It is hard to believe in this day in age with all we know about sharks, including their dwindling numbers, their critical role in our ecosystem, and the small risk they pose to us, that the archaic process of shark culling through the installation of shark fishing nets still exists. But in KwaZulu-Natal, South Africa, hundreds of harmless sharks, as well as turtles, dolphins and rays, still meet an untimely death every year as a result of 28 kilometers of gill nets.
It could be said there was a time and place for nets. When they were installed in the 50’s and 60’s, the public knew little about sharks and the fear of attack was high, with shark populations far healthier than they are today. We could tolerate the nets wreaking havoc on our world’s most important ecosystem, and implementing gill nets, the second most indiscriminate fishing method on the planet, was allowable, though thousands of harmless animals would subsequently be killed in the process. The public wanted protection and nets served their purpose.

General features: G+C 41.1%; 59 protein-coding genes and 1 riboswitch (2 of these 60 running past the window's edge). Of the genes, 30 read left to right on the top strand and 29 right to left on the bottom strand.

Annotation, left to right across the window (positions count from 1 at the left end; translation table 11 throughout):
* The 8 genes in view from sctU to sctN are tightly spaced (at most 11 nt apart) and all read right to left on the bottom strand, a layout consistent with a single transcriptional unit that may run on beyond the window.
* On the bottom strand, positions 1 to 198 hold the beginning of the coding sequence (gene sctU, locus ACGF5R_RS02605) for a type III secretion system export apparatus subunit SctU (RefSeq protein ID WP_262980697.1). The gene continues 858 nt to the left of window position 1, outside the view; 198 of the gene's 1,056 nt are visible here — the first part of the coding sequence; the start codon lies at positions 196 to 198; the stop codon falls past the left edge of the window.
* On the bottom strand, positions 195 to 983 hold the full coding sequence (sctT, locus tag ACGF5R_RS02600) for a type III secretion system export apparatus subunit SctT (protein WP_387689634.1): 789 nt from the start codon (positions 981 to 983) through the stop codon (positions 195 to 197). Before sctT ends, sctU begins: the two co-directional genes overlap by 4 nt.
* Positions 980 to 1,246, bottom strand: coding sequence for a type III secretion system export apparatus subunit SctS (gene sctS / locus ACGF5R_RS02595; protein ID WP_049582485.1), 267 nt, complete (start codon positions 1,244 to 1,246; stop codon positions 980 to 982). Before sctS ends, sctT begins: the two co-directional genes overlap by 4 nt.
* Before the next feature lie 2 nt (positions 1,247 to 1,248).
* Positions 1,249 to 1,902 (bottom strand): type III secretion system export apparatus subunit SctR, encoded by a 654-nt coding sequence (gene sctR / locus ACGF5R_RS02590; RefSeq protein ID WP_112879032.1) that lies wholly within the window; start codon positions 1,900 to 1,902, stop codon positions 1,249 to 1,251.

Since then, while shark fishing has skyrocketed eliminating much of the world’s shark populations, the public has been educated on the environment and biodiversity conservation as well as the sharks’ true behaviors towards humans. Shark conservation is an established fact, as is the fact these animals are significantly misunderstood, with the risk of an actual incident being quite low.
In addition to the animal casualties, the mere existence of the nets is even more damaging when one considers their impact on our collective psyches; the nets are physical reminders sharks should be irrationally feared and eliminated at all cost. It is this loathing that stands in the way of their preservation.